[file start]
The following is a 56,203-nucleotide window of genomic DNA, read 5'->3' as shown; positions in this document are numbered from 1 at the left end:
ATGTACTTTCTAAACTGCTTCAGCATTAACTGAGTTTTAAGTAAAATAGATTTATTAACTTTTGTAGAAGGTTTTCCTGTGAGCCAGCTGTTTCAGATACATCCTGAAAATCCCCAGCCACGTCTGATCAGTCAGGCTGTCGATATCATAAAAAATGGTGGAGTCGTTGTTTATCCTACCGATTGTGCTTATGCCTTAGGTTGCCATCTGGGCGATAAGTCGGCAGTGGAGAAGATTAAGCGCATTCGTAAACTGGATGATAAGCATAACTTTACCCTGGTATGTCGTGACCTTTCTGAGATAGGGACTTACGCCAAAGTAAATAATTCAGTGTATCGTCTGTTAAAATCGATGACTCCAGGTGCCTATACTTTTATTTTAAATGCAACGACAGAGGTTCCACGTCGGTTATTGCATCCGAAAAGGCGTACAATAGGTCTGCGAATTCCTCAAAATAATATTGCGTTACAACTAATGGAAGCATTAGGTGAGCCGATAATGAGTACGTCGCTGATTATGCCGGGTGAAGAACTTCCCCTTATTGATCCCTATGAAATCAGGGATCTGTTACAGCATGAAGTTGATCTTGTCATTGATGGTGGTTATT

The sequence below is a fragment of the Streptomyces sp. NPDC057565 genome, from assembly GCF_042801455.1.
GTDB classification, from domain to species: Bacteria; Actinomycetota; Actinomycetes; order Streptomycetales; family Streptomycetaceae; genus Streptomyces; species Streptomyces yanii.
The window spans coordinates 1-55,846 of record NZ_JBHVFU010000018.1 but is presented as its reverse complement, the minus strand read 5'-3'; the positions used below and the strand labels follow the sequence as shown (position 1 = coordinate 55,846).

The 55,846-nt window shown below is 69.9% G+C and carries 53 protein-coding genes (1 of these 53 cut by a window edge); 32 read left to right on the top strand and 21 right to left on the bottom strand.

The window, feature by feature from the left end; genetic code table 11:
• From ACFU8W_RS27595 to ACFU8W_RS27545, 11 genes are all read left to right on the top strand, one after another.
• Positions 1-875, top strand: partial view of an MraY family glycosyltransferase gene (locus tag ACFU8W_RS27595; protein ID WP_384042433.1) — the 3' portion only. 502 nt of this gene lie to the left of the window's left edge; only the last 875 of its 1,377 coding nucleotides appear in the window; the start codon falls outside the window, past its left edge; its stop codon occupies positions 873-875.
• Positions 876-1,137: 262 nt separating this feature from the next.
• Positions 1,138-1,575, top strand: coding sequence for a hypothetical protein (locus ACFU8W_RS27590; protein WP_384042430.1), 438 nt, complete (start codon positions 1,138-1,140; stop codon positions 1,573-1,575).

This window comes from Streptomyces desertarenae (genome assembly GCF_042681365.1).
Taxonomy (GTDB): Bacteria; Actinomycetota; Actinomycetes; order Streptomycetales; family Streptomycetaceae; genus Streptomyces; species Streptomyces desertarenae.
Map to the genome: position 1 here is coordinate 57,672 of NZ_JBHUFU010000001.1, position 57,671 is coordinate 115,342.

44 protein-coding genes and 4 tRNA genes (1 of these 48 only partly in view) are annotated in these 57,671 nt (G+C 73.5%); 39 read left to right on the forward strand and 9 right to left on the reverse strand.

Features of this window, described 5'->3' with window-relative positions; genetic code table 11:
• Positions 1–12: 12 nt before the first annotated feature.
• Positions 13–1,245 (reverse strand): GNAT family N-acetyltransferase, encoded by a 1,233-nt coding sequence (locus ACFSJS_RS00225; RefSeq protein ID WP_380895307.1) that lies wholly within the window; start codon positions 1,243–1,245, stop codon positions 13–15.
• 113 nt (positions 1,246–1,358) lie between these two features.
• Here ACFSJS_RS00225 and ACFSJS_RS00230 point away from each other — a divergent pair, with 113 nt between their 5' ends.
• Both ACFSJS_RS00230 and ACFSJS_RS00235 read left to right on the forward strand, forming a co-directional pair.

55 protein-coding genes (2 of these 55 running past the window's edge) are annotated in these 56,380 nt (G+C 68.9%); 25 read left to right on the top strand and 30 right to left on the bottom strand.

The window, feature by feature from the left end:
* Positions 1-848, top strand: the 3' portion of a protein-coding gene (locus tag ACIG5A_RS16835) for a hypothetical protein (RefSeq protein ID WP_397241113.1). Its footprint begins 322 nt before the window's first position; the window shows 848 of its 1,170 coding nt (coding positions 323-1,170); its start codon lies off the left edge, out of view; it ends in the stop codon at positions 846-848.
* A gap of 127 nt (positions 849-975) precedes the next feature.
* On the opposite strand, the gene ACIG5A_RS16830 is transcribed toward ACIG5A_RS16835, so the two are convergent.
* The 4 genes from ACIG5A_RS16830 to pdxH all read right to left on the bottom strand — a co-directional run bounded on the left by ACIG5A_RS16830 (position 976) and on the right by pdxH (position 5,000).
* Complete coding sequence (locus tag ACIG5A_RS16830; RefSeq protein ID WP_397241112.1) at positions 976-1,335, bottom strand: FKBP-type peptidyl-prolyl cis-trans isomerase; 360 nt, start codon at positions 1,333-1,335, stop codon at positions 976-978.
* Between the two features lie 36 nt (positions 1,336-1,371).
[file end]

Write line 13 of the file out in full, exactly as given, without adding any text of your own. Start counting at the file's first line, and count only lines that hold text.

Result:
Taxonomy (GTDB): Bacteria; Actinomycetota; Actinomycetes; order Streptomycetales; family Streptomycetaceae; genus Streptomyces; species Streptomyces desertarenae.